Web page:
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Trade wars: Opportunity or threat to your supply chain?

Trade wars: Opportunity or threat to your supply chain?

Craig de Kok

It's fascinating to watch the power play between the US and China, but there are crucial issues at stake that directly affect the global supply chains. Although the negotiations seem to be moving towards a definitive agreement, it is not yet 100% finalized; it's advisable to look at what options you have to help to mitigate your risk.

The US customs and border protection collect the taxes on imports from the US-registered company that is importing the goods. Items imported from China hold a higher tariff. This means that increased consumer prices and/or lower profits for the US importer are the new normal. US importers will need to absorb the additional costs or pass them on to the customer, or china manufacturers will need to shoulder some of the cost indirectly or fear losing business to other suppliers. Regardless, there is an impact on all companies in the supply chain.

Nike has introduced innovative technology Apps in its product range. By offering extra value to their client base, they have managed to inflate their prices to cover increased costs without seeing any negative impact. But this is an exception and won't be the case for all US importers. Heavy-duty equipment manufacturer, Caterpillar has had to increase production costs by more than USD100m due to duties on Chinese products and the new tariffs imposed on metal imports. 

US importers and China manufacturers should look at things they can add or change in their supply chain process to help weather the storm while both governments try to reach a suitable outcome. A few things to consider would be:

  • What are the critical items that you are currently importing, and where is the country of origin?  There may be an opportunity to look at short term solutions such as re-routing or finding an alternative provider. 
  • What import category have you selected for your imports? – are they correctly categorized? There could be an opportunity to choose a lower tariff category.
  • Make sure that you get expert advice from compliance experts first before you make any amendments - you don't run into trouble with the US authorities.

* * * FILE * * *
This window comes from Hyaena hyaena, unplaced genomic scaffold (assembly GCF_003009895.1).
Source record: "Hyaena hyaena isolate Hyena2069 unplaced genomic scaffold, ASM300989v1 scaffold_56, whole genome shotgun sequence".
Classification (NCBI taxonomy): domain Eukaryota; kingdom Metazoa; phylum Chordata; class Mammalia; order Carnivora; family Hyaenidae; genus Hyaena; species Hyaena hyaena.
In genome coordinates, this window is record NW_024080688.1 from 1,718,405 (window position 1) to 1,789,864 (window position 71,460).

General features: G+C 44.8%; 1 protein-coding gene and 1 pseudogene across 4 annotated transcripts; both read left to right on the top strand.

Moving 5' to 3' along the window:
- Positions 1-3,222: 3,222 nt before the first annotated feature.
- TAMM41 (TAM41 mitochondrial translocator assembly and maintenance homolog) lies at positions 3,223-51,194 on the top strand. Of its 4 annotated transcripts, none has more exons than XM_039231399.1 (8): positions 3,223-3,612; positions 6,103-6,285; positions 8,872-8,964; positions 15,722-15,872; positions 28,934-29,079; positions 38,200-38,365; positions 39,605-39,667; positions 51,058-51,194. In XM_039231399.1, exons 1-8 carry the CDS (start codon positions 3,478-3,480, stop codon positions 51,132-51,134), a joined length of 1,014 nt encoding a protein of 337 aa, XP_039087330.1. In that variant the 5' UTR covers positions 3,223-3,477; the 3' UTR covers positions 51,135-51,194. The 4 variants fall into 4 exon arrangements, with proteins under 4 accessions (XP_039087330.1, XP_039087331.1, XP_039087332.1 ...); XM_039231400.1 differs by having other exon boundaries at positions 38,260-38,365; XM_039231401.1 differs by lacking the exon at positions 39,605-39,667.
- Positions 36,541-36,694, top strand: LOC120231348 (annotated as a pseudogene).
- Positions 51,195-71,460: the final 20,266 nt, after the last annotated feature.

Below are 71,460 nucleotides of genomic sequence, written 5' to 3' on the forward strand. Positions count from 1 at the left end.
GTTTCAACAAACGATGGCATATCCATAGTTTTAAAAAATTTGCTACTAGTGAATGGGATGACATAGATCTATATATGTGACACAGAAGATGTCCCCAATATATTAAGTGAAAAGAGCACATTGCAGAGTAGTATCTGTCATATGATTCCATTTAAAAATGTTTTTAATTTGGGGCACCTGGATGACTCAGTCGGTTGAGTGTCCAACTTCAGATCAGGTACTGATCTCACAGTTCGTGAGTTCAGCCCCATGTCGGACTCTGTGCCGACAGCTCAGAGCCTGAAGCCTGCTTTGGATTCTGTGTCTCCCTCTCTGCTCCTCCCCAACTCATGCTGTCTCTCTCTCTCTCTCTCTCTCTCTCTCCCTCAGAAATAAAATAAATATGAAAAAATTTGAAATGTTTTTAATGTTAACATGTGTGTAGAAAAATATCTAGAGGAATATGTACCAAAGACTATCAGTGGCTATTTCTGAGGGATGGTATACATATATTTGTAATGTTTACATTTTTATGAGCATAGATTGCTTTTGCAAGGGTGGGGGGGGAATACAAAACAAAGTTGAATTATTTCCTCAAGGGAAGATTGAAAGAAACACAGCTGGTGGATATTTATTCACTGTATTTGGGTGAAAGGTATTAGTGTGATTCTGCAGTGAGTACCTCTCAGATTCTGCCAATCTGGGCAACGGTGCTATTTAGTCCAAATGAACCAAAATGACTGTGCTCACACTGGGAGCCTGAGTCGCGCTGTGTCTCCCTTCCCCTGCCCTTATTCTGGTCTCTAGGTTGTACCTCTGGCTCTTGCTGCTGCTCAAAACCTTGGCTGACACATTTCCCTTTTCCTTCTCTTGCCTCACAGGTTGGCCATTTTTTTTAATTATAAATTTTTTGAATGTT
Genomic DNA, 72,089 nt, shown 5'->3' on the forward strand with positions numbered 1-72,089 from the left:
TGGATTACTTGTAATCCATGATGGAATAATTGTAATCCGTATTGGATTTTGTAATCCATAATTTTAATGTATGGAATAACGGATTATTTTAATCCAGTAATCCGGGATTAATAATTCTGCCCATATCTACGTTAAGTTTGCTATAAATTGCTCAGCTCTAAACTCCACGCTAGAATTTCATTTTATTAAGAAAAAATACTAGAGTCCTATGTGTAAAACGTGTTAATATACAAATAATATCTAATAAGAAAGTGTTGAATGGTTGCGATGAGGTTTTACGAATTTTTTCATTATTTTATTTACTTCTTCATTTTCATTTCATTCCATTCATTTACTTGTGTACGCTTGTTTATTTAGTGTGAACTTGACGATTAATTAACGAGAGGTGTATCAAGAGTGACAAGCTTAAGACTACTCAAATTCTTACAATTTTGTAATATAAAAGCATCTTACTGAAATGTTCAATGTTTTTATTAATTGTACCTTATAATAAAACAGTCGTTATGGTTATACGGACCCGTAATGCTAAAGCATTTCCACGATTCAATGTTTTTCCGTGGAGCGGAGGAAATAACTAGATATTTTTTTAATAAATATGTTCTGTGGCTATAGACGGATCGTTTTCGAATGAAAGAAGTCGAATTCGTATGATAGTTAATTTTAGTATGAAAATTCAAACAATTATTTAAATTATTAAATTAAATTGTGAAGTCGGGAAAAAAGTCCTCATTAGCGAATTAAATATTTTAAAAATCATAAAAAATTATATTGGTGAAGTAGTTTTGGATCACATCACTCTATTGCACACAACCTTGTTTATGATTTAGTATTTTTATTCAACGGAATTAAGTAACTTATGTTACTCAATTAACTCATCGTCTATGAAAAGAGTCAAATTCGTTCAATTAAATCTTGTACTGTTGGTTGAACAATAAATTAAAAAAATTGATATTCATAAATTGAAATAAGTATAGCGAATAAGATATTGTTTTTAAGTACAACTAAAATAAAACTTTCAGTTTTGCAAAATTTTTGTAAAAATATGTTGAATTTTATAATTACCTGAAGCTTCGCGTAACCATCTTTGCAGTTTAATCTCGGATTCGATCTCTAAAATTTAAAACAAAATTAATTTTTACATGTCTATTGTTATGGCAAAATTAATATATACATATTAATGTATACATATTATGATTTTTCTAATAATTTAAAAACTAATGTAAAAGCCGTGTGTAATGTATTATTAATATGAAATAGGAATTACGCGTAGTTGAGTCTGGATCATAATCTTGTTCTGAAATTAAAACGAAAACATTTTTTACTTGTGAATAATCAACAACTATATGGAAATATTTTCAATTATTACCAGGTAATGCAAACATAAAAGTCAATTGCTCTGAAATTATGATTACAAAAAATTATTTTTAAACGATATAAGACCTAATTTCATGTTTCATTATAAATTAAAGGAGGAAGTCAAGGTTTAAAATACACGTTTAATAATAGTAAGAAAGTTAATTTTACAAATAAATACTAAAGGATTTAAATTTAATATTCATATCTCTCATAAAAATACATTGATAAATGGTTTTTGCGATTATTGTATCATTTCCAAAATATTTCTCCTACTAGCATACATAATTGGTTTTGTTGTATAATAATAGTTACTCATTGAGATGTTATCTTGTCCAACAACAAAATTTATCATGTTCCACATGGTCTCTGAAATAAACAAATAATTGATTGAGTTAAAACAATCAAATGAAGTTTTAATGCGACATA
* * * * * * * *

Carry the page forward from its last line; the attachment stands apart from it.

• Maybe there are import items that are 'nice to have' rather than a 'need to have’. This could allow you the opportunity to look at other suppliers or manufacturers to give you some options. Ensure though that this doesn't disrupt your business in any way.
  • Implement a reliable inventory management system. This will help you forecast your inventory correctly, so you don't over or under order, which will add even more expense to an already inflated cost. The goal before the trade wars was to import large quantities to offset transportation costs, but this may no longer be appropriate given the volatility of the situation.   
  • The US manufacturers based in China could look at the viability of bringing your operation home and keep manufacturing jobs in the USA.
  • Be sure to stay on top of the news as we may see some unexpected changes taking place, and you may need to change your modus operandi.
  • China-owned manufacturers could consider moving their production to another ASEAN country. This would be a long-term decision but would ultimately make the supply chain more resilient. This option requires investigation and should only be considered if you are under threat of losing large accounts.

View these uncertain times as an opportunity to create a competitive advantage. If you have been running an optimized, cost-efficient, and agile business, there is no reason why you will not continue to operate successfully during these times.

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